Tips to Prevent Foreclosure
Be proactive. Contact your loan servicer immediately.
You can find the contact information on your monthly mortgage bill or coupon book.
*Lenders can work out plans to allow you to stay in your home.
*Ask about foreclosure alternatives.
*Be prepared to disclose detailed financial information.
*Provide requested information in timely manner.
*Be ready to change your spending habits and create a budget.
*Open mail and respond to calls from your loan servicer promptly. Failure to respond in a timely manner can result in more foreclosure actions and additional cost.
Consider refinancing your loan.
*Refinancing to a fixed-rate, fully amortized lower-cost loan may help.
*The FHA offers a program that helps homeowners with good credit refinance. It’s called FHA Secure.
Talk to a housing counselor. HUD approves trained counselors to work with not‐for-profits focused on preventing foreclosure. Search for HUD counselors.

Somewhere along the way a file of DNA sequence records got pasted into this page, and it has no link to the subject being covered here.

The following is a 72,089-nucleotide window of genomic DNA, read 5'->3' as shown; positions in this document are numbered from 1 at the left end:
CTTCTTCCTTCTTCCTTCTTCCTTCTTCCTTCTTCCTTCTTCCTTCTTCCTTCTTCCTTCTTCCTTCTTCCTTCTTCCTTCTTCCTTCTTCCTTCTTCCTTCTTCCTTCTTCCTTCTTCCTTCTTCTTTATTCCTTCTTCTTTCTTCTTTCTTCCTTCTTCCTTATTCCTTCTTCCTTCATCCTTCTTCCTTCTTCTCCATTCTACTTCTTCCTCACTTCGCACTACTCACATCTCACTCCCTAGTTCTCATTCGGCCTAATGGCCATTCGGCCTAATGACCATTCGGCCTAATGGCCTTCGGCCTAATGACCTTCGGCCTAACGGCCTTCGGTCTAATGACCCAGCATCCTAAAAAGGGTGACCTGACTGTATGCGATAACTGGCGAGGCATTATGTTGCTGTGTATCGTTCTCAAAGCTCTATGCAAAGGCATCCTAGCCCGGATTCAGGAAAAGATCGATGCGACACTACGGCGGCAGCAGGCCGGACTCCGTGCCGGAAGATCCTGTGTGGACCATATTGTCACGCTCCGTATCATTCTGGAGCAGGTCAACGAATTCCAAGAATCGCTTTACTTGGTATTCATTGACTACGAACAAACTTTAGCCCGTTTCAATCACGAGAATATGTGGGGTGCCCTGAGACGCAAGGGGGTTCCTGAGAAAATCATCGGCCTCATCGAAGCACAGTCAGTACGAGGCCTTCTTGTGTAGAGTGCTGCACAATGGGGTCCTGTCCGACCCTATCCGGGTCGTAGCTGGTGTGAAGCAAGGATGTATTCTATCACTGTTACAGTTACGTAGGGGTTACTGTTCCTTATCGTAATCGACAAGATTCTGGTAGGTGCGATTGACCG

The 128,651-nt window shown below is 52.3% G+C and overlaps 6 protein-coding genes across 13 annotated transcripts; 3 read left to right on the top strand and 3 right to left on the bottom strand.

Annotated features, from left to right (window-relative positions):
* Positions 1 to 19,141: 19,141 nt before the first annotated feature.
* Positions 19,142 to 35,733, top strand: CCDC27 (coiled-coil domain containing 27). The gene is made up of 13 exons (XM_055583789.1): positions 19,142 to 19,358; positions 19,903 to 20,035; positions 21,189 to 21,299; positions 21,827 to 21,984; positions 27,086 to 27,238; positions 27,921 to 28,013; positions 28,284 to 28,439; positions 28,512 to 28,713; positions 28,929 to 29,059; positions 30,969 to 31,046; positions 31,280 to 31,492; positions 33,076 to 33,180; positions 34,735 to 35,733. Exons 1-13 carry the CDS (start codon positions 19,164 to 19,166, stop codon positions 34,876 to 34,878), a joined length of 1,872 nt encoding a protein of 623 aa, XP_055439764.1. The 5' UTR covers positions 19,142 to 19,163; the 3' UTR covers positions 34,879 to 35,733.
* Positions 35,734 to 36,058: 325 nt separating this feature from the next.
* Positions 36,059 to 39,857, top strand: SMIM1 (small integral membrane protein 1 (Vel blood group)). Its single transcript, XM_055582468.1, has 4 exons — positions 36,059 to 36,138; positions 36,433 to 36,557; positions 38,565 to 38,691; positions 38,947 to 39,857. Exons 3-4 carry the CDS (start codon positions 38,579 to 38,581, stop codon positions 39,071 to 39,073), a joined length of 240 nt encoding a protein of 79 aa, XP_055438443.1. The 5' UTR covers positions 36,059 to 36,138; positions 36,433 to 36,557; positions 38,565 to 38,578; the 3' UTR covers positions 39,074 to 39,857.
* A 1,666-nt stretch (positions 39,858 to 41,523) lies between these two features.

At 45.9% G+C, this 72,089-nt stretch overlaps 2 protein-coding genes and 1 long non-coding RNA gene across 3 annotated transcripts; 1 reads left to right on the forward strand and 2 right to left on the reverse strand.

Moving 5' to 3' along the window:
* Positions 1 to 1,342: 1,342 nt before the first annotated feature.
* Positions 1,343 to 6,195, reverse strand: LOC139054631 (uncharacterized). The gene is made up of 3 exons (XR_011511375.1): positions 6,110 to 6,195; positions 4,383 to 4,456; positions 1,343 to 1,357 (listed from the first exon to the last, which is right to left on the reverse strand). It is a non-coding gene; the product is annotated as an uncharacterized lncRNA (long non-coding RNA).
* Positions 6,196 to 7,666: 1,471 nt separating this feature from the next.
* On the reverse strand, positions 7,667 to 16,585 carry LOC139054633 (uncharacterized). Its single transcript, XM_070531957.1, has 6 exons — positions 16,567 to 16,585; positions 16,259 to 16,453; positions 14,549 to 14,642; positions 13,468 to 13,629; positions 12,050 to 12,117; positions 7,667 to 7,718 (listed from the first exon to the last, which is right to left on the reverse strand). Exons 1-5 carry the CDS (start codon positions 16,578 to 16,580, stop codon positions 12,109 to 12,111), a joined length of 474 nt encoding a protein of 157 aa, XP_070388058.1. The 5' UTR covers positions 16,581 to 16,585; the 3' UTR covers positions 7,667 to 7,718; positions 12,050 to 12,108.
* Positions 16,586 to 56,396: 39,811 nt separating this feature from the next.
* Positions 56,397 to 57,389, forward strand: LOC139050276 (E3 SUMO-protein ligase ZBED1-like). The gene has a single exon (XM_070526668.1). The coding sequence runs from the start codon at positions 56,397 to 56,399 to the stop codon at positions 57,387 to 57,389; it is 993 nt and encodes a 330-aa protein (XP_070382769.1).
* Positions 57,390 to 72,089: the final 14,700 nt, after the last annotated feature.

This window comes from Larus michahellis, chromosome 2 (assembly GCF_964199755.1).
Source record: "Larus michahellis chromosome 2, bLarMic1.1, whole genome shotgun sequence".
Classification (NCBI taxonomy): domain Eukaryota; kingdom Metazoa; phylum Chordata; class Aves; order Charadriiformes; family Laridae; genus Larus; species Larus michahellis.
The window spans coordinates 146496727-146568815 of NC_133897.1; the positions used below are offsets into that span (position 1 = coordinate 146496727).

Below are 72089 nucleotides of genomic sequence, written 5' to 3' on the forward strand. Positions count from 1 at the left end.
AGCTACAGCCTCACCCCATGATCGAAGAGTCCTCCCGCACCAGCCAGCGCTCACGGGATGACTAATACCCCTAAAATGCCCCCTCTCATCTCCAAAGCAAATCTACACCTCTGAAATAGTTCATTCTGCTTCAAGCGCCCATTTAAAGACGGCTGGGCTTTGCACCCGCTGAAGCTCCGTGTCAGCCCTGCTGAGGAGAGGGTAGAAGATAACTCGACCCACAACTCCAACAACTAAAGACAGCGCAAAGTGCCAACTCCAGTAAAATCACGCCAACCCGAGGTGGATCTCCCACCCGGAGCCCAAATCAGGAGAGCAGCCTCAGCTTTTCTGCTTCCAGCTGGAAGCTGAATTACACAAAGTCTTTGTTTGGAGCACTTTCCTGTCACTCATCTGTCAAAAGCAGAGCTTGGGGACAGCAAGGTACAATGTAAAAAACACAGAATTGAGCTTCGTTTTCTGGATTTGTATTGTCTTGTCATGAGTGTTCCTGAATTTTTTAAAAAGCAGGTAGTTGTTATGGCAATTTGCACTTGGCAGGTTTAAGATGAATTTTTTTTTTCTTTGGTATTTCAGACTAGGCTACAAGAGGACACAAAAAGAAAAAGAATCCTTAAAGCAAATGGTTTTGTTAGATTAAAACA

Get in touch with your local government agencies. Your city, state or county may offer programs for people having trouble making their mortgage payments.
Notify your other creditors. You may be able to lower interest rates on your credit cards or consolidate some of your other loans. You can put the savings toward your mortgage.
Create a budget. You may find areas you can save and put the money toward keeping your home.
Re‐read your mortgage agreement. Understanding the document is critical.
Talk to a lawyer if you think you may have been a victim of predatory lending. Your local university may host a legal clinic. There also may be fair-lending counseling agencies in your area.
Beware of anyone who says you don’t need a real estate professional or title company when selling your home.
Do not sign over the deed to your property to any organization or person if you are not working directly with your lender to get your debt forgiven.